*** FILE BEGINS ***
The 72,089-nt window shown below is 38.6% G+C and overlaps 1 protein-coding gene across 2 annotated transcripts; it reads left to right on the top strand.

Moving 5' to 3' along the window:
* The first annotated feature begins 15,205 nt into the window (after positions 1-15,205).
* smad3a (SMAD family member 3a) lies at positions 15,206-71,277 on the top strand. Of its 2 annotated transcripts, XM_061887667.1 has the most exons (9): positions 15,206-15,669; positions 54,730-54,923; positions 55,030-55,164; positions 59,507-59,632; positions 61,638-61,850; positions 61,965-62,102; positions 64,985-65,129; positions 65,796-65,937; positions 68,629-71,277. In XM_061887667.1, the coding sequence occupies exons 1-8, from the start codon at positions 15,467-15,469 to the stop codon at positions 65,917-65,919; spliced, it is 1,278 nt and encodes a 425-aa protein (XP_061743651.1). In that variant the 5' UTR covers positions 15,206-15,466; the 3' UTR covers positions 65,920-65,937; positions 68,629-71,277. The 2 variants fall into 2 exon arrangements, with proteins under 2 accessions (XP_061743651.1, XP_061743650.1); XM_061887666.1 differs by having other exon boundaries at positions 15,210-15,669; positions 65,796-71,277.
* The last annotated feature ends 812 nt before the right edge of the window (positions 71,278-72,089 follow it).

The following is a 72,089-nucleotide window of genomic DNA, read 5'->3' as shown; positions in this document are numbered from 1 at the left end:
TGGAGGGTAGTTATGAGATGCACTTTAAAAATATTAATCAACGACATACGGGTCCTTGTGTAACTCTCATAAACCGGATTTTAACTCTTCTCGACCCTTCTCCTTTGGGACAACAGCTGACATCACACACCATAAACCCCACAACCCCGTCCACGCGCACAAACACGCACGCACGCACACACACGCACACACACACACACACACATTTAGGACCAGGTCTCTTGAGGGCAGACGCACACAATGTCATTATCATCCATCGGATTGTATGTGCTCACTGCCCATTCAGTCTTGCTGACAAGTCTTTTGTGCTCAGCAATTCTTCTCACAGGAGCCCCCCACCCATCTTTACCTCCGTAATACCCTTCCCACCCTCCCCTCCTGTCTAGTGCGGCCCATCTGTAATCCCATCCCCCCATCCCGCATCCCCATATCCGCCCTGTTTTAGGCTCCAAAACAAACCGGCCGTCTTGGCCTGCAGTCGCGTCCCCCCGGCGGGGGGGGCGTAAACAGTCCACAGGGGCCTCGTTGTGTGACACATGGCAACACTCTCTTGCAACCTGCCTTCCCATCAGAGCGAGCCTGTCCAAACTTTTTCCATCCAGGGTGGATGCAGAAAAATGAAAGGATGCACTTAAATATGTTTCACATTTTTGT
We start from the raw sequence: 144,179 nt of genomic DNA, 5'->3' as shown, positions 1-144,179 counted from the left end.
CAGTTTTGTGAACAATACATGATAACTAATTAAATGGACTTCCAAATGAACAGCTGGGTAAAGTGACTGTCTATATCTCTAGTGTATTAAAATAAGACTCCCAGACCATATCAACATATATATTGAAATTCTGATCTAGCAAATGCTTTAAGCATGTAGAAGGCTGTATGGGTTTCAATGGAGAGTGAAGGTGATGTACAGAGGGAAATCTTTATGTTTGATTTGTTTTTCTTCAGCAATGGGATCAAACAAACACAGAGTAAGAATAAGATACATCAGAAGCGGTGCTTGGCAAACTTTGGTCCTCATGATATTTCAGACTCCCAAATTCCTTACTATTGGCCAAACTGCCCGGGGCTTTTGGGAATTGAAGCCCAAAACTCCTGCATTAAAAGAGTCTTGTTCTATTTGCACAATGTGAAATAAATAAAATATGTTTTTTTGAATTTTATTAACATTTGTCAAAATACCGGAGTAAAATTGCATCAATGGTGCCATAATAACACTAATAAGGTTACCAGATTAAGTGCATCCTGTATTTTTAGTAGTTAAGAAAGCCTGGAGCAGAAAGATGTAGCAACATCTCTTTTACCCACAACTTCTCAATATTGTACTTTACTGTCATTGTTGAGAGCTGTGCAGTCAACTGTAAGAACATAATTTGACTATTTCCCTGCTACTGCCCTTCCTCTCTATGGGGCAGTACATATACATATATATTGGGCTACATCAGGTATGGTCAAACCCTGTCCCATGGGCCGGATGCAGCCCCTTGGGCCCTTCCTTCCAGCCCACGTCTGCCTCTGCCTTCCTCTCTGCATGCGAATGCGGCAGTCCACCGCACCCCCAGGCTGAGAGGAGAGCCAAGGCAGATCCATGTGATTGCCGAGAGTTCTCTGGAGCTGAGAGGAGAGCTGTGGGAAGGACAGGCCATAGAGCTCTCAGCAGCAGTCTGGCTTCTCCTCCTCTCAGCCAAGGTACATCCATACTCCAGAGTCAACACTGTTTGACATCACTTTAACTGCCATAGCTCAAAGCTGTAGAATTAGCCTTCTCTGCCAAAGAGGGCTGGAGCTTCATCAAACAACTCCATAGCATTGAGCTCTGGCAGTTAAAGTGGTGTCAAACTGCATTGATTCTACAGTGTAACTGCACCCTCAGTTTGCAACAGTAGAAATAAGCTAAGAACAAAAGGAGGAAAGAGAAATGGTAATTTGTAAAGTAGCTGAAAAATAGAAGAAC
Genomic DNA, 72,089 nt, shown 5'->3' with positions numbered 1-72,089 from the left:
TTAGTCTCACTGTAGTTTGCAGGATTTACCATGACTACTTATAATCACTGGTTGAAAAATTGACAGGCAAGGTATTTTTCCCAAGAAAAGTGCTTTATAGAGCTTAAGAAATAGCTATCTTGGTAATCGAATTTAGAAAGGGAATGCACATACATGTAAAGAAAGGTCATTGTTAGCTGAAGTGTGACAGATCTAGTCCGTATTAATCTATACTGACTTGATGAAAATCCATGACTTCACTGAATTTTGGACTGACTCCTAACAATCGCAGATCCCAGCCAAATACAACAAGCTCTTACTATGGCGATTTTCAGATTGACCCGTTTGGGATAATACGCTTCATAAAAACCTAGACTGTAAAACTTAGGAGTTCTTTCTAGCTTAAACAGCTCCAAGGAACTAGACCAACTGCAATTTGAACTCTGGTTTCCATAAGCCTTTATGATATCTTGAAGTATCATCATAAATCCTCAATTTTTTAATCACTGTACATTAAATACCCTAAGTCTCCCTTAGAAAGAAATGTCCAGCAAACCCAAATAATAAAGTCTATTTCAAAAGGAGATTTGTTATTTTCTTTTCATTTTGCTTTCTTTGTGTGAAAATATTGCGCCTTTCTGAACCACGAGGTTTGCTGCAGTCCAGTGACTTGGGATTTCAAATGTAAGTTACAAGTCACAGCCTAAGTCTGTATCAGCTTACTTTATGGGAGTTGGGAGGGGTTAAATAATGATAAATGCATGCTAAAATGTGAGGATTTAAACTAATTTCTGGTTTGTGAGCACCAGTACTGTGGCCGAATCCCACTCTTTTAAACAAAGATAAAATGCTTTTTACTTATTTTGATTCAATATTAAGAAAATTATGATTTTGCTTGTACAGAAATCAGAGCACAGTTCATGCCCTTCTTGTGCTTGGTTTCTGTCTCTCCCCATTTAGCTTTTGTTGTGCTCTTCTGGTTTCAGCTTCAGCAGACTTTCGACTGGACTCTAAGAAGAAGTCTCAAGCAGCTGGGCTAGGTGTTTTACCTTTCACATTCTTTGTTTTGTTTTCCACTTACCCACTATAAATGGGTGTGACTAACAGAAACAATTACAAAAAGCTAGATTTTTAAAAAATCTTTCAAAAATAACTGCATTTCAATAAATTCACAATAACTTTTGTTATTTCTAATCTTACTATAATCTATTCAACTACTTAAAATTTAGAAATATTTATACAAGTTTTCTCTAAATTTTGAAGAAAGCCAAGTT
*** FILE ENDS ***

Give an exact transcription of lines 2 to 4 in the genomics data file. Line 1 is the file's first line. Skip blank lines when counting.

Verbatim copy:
Moving 5' to 3' along the window:
* The first annotated feature begins 15,205 nt into the window (after positions 1-15,205).
* smad3a (SMAD family member 3a) lies at positions 15,206-71,277 on the top strand. Of its 2 annotated transcripts, XM_061887667.1 has the most exons (9): positions 15,206-15,669; positions 54,730-54,923; positions 55,030-55,164; positions 59,507-59,632; positions 61,638-61,850; positions 61,965-62,102; positions 64,985-65,129; positions 65,796-65,937; positions 68,629-71,277. In XM_061887667.1, the coding sequence occupies exons 1-8, from the start codon at positions 15,467-15,469 to the stop codon at positions 65,917-65,919; spliced, it is 1,278 nt and encodes a 425-aa protein (XP_061743651.1). In that variant the 5' UTR covers positions 15,206-15,466; the 3' UTR covers positions 65,920-65,937; positions 68,629-71,277. The 2 variants fall into 2 exon arrangements, with proteins under 2 accessions (XP_061743651.1, XP_061743650.1); XM_061887666.1 differs by having other exon boundaries at positions 15,210-15,669; positions 65,796-71,277.